A post-dissolution future is possible, but the UC’s decline will probably accelerate in terms of members and revenues. It is curious, then, that given the swirling controversies and mounting doubts about the UC’s future, it purchased in April 2022 a large building and tract of land in the Tama suburbs west of Tokyo with a lump sum payment of 940 million yen with intentions to build a new training site next to Kokushikan University and a metropolitan high school, indicating that its pockets remain deep and its ambitions resilient. The local mayor and townspeople have spoken out against these plans, raising questions about the source of funding and collecting 44,000 signatures on a petition protesting construction plans. Kokushikan University expressed concerns about an unfavorable impact on the educational environment. This public pushback is not new, but is bolstered by the prevailing anti-UC trend. After ongoing demolition work is completed, the UC faces a difficult decision, “Regarding the subsequent construction of a new facility, the cult stated, `We will consider this while keeping an eye on the national trend regarding requests for dissolution’” (Tokyo Shimbun 2023).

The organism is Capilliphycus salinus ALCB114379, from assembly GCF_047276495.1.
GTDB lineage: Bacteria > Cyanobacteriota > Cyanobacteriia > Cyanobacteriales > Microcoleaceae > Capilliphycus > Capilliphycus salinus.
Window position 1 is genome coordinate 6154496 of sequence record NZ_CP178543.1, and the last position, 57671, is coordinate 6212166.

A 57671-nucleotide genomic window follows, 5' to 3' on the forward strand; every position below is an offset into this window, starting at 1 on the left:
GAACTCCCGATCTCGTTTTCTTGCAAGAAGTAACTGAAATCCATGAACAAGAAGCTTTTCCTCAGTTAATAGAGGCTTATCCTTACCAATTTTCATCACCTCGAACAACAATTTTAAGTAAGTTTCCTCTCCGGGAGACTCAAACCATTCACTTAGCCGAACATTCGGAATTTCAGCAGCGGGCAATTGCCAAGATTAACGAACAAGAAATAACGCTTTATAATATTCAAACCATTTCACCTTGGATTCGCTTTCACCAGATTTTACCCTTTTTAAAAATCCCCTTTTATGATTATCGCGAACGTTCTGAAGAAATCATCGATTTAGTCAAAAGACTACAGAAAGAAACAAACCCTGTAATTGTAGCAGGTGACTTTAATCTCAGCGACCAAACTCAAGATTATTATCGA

The UC is facing an existential crisis. The government and public are demanding it atone for its bad karma accumulated over six decades of dubious and devious practices that have inflicted substantial harm on many people. In contrast, the LDP must have breathed a collective sigh of relief that the taint of association with the UC did not carry electoral consequences. Despite grim predictions, LDP candidates won most of the local elections they contested across Japan in May 2023. The UC was not a scarlet letter for these candidates, perhaps because the moral panic subsided, and the media moved on to other scandals. Yet the government remains in damage control mode, pushing forward with disbanding the UC, an initiative that is immensely popular in public opinion polls. On September 11, 2023, NHK news announced that 68% support the government’s plan to seek dissolution of the UC while only 1% oppose this initiative (NHK 2023). Since November 2022, the Ministry of Education, which oversees religious groups, sent a series of questionnaires to the UC regarding its practices, lawsuits, compliance with guidelines, financial affairs details on donations, overseas money transfers, and budgets. The UC has submitted replies by specified deadlines, but the government asserts that it has not adequately answered numerous questions about “shady business practices” and has apparently not responded to about 20% of the queries (Asahi 2023e). In addition, the costs of restitution are gathering as the pace of negotiated settlements accelerates. Funding these settlements will be more fodder for media coverage and further undermine the UC’s claims of victimization. The UC announced plans to allocate up to 10 billion yen ($68 million) to cover compensation claims over forced donations, but lawyers estimate that total claims may exceed 100 billion yen. This funding gap highlights the importance of a law passed by the Diet in December 2023 to monitor UC assets. The bill mandates notification of the government before any real estate sales, but stops short of freezing the group’s assets. Lawyers asserted, “The law will not effectively prevent the church from hiding its assets because it lacks the necessary provisions to preserve them” (Asahi 2023f). As finalization of the UC’s dissolution will take time, there are thus incentives and opportunities to transfer church assets that may jeopardize compensation of its many victims.